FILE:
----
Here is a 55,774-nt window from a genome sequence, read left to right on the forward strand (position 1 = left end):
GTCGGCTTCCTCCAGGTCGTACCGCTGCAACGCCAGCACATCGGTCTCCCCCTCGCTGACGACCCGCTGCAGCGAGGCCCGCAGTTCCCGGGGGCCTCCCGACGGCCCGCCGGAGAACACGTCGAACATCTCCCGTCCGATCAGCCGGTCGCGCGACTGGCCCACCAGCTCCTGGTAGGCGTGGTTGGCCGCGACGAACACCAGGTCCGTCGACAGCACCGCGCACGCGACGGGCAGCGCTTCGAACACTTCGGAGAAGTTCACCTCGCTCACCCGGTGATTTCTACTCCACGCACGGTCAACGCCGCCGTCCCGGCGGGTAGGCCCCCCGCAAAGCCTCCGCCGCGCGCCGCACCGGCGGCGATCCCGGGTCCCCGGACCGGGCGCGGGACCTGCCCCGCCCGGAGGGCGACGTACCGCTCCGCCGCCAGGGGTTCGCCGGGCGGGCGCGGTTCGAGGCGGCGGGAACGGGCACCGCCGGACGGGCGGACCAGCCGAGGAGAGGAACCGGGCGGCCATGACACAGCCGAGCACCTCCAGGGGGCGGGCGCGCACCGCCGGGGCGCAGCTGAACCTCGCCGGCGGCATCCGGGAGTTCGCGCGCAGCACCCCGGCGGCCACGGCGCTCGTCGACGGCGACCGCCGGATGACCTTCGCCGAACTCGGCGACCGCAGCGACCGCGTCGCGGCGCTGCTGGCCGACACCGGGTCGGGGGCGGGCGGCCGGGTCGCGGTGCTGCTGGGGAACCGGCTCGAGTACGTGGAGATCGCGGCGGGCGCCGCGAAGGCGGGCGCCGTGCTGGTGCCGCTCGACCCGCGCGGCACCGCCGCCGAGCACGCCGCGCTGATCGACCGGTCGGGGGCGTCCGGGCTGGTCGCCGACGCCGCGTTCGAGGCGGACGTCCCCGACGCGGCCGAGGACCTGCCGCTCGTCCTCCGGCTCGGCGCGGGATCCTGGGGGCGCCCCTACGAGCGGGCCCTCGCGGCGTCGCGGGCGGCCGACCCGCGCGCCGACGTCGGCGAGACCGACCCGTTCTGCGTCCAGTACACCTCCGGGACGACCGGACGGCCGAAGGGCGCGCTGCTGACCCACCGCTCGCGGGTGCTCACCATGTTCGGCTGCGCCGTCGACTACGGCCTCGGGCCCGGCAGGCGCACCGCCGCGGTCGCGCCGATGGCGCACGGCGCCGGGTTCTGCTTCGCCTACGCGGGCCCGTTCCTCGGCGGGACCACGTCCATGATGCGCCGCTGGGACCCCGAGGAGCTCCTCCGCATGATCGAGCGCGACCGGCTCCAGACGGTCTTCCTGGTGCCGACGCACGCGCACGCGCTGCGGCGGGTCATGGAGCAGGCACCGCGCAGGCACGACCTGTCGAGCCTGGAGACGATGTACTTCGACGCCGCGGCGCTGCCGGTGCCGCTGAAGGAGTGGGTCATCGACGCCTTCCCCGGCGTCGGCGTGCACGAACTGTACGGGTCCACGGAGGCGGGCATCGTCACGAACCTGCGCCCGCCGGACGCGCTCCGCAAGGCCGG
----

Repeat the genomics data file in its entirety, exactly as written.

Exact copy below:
Here is a 55,774-nt window from a genome sequence, read left to right on the forward strand (position 1 = left end):
GTCGGCTTCCTCCAGGTCGTACCGCTGCAACGCCAGCACATCGGTCTCCCCCTCGCTGACGACCCGCTGCAGCGAGGCCCGCAGTTCCCGGGGGCCTCCCGACGGCCCGCCGGAGAACACGTCGAACATCTCCCGTCCGATCAGCCGGTCGCGCGACTGGCCCACCAGCTCCTGGTAGGCGTGGTTGGCCGCGACGAACACCAGGTCCGTCGACAGCACCGCGCACGCGACGGGCAGCGCTTCGAACACTTCGGAGAAGTTCACCTCGCTCACCCGGTGATTTCTACTCCACGCACGGTCAACGCCGCCGTCCCGGCGGGTAGGCCCCCCGCAAAGCCTCCGCCGCGCGCCGCACCGGCGGCGATCCCGGGTCCCCGGACCGGGCGCGGGACCTGCCCCGCCCGGAGGGCGACGTACCGCTCCGCCGCCAGGGGTTCGCCGGGCGGGCGCGGTTCGAGGCGGCGGGAACGGGCACCGCCGGACGGGCGGACCAGCCGAGGAGAGGAACCGGGCGGCCATGACACAGCCGAGCACCTCCAGGGGGCGGGCGCGCACCGCCGGGGCGCAGCTGAACCTCGCCGGCGGCATCCGGGAGTTCGCGCGCAGCACCCCGGCGGCCACGGCGCTCGTCGACGGCGACCGCCGGATGACCTTCGCCGAACTCGGCGACCGCAGCGACCGCGTCGCGGCGCTGCTGGCCGACACCGGGTCGGGGGCGGGCGGCCGGGTCGCGGTGCTGCTGGGGAACCGGCTCGAGTACGTGGAGATCGCGGCGGGCGCCGCGAAGGCGGGCGCCGTGCTGGTGCCGCTCGACCCGCGCGGCACCGCCGCCGAGCACGCCGCGCTGATCGACCGGTCGGGGGCGTCCGGGCTGGTCGCCGACGCCGCGTTCGAGGCGGACGTCCCCGACGCGGCCGAGGACCTGCCGCTCGTCCTCCGGCTCGGCGCGGGATCCTGGGGGCGCCCCTACGAGCGGGCCCTCGCGGCGTCGCGGGCGGCCGACCCGCGCGCCGACGTCGGCGAGACCGACCCGTTCTGCGTCCAGTACACCTCCGGGACGACCGGACGGCCGAAGGGCGCGCTGCTGACCCACCGCTCGCGGGTGCTCACCATGTTCGGCTGCGCCGTCGACTACGGCCTCGGGCCCGGCAGGCGCACCGCCGCGGTCGCGCCGATGGCGCACGGCGCCGGGTTCTGCTTCGCCTACGCGGGCCCGTTCCTCGGCGGGACCACGTCCATGATGCGCCGCTGGGACCCCGAGGAGCTCCTCCGCATGATCGAGCGCGACCGGCTCCAGACGGTCTTCCTGGTGCCGACGCACGCGCACGCGCTGCGGCGGGTCATGGAGCAGGCACCGCGCAGGCACGACCTGTCGAGCCTGGAGACGATGTACTTCGACGCCGCGGCGCTGCCGGTGCCGCTGAAGGAGTGGGTCATCGACGCCTTCCCCGGCGTCGGCGTGCACGAACTGTACGGGTCCACGGAGGCGGGCATCGTCACGAACCTGCGCCCGCCGGACGCGCTCCGCAAGGCCGG